Film Viewings of the Week: F for Fake (1973) & Lightning Over Water (1980)

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F for Fake (1973)

Orson Welles' F for Fake (1973) takes on a strange approach in an almost visual essay format, channelling aspects of fiction and aspects of documentary. The film is made up of tricks, reversals, interviews with real forgers and re-creations of events that never happened. The most prominent storyline that is present and is the easiest to grab hold of is that of Elmyr de Hory’s, a well-known art forger. Welles draws on existing documentary footage of de Hory and his biographer Clifford Irving as well as shooting his own footage. Welles’ subject, de Hory expresses no remorse in making a profit off of constructing fake works of art from famous artists, saying in reference to one of his faked Modigliani’s, “I don’t feel bad for Modigliani, I feel good for me”. This plays into Welles’ exploration of false identities perfectly as what we might take away from F for Fake is that even though the name of a celebrated artist can easily be stolen and the work forged, is it still not art? This could possibly be looked at as a comment from Welles himself on the subject of authorship and what exactly constitutes a work of art – whether it is automatically devalued when the identity behind the work is altered. Ironically, In 1971 the renowned, and sometimes reviled film critic Pauline Kael wrote an essay for the New Yorker entitled “Raising Kane”, which set to discredit much of the involvement Orson Welles had had in his debut masterpiece, Citizen Kane. Kael accused Welles of being a charlatan, a faker, an art thief, and a fraud, assertions that deeply hurt the director. Is it any surprise then that two years later, Welles would write, direct, and star in (as himself) a work, which focuses almost exclusively on charlatans, fakers, art thieves and frauds? What’s most interesting about F for Fake though is that as the writer, director and star of the film, there is a certain amount of trust the audience places with Welles to lead them in the right direction, a trust that is broken many times throughout the film. Welles holds that power in his hands and he chooses to take advantage of it. Similarly, Welles will contradict himself by arguing against the importance of authorship while making his own presence as the author of the film so present and so irrefutable.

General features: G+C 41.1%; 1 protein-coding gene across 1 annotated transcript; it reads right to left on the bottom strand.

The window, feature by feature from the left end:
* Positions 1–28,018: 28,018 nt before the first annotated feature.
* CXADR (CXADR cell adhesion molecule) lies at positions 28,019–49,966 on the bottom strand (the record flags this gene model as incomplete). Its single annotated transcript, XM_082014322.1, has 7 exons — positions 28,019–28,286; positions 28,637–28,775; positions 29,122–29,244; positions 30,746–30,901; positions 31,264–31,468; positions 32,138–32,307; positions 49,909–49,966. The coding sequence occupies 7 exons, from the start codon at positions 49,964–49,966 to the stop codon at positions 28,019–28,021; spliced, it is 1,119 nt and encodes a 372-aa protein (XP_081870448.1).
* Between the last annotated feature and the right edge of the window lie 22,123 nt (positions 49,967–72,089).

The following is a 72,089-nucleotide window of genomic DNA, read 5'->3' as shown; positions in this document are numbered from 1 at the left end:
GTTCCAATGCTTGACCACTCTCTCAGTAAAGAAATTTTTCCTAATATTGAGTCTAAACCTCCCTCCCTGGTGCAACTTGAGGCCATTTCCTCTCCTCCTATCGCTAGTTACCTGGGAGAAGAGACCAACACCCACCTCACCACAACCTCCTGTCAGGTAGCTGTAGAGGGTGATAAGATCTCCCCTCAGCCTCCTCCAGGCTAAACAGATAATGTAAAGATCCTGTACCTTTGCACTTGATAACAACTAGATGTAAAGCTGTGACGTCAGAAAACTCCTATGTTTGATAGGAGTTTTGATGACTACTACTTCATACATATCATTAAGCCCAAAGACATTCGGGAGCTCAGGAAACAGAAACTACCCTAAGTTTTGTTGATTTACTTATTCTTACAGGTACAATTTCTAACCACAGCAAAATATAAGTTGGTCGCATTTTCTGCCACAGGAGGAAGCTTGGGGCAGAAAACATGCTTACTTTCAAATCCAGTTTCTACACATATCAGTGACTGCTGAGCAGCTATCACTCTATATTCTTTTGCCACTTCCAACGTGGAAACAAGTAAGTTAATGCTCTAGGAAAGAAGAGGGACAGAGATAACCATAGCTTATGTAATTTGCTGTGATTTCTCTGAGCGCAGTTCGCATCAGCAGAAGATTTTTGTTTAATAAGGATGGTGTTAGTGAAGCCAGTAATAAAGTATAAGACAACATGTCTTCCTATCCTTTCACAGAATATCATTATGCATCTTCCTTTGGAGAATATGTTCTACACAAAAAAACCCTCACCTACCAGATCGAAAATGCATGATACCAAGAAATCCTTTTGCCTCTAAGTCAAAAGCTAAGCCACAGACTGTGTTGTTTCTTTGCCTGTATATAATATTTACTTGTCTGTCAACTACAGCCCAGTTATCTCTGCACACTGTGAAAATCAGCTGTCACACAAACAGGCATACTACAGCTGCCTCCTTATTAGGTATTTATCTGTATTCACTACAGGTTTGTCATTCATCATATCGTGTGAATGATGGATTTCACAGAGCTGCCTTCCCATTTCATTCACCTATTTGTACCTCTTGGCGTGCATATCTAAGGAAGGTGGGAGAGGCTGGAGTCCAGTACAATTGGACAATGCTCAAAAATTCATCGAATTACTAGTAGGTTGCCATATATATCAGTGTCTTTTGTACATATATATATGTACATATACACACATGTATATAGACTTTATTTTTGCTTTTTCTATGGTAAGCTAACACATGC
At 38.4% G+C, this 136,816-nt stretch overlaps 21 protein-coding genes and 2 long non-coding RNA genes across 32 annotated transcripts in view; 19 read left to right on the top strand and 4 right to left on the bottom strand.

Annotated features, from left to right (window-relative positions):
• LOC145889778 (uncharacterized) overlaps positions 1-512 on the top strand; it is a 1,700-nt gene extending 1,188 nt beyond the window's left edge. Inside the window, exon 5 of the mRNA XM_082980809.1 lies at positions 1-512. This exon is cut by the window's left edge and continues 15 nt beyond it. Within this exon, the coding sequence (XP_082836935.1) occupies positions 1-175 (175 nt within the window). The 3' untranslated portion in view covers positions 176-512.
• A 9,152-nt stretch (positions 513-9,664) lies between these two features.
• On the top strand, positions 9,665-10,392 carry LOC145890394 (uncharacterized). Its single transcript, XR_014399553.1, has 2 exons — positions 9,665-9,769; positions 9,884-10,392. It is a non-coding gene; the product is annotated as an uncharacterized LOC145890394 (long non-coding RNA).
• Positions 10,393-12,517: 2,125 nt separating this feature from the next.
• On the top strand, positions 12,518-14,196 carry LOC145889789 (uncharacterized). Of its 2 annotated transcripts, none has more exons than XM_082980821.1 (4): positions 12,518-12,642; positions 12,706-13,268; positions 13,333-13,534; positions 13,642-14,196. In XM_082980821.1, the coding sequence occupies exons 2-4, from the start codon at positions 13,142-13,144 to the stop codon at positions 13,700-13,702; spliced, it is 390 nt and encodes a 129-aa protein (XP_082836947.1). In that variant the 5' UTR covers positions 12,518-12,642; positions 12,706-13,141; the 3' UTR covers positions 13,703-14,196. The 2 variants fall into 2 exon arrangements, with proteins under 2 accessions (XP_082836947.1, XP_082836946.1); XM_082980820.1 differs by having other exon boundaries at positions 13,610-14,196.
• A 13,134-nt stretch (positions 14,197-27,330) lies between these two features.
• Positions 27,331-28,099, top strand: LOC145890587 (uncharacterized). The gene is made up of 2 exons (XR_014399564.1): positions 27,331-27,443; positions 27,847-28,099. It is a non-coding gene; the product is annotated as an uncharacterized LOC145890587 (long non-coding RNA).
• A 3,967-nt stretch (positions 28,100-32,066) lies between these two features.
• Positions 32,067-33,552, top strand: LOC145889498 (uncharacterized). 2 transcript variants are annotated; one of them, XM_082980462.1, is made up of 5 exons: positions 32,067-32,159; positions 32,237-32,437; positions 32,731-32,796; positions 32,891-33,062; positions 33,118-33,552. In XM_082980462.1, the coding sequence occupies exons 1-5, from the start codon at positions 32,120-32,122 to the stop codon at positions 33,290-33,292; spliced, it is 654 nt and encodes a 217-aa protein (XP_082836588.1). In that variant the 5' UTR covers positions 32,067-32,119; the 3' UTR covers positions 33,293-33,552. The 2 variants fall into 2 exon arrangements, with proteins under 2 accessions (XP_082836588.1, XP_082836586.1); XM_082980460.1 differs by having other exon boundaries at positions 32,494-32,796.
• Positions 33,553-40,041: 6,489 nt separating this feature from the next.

F for Fake (1973)
Dir. Orson Welles
Starring Orson Welles, Oja Kodar, Elmyr de Hory, Joseph Cotten
89 mins | USA

Lightning Over Water (1980)

Lightning Over Water (1980), also known as Nick’s Movie or Nick’s Film, a collaboration between Rebel Without a Cause (1955) director Nicholas Ray and the German film director, Wim Wenders, is in some respects astoundingly similar to Welles’ F for Fake. But at their cores, the two films are really nothing like the other. Both films take liberties in combining documentary footage and staged scenes without indication of which is which, and both showcase art forgery, and trickery and stand as exercises in the fluidity of reality. However, unlike F for Fake which takes pleasure in teasing and manipulating the audience, Lightning Over Water has decidedly more heart. Lightning Over Water documents the final days and weeks of the life of Nicholas Ray, who at the end of his life, gaunt and slow-moving, is devastatingly blunt while facing his inevitable death. At one point in the film, Wenders speaks frankly with crew members saying he doesn’t believe that Nick would have fought to survive as long as he did, had he not had a film project in the works. In a sense, the content of Lightning Over Water would not have mattered much to Nick or to Wim or to any other close to the story, but rather its import lies in its making-of. Nick is a convincing actor when playing the part of himself - stretching in bed and hacking out coughs in between already-decided dialogue between himself and Wim, where Wim feels stunted in his actions. Perhaps its because Nick had had more experience with acting than Wim, or maybe Nick felt he was only playing the part of his dying self, his final part to play, where Wim felt the reality more, being the outside observer. Either way, Lightning over Water is sickeningly sad to watch but enormously thoughtful and heartfelt.
Lightning Over Water (1980)
Dir. Wim Wenders, Nicholas Ray
Starring Wim Wenders, Nicholas Ray, 
91 mins | West Germany

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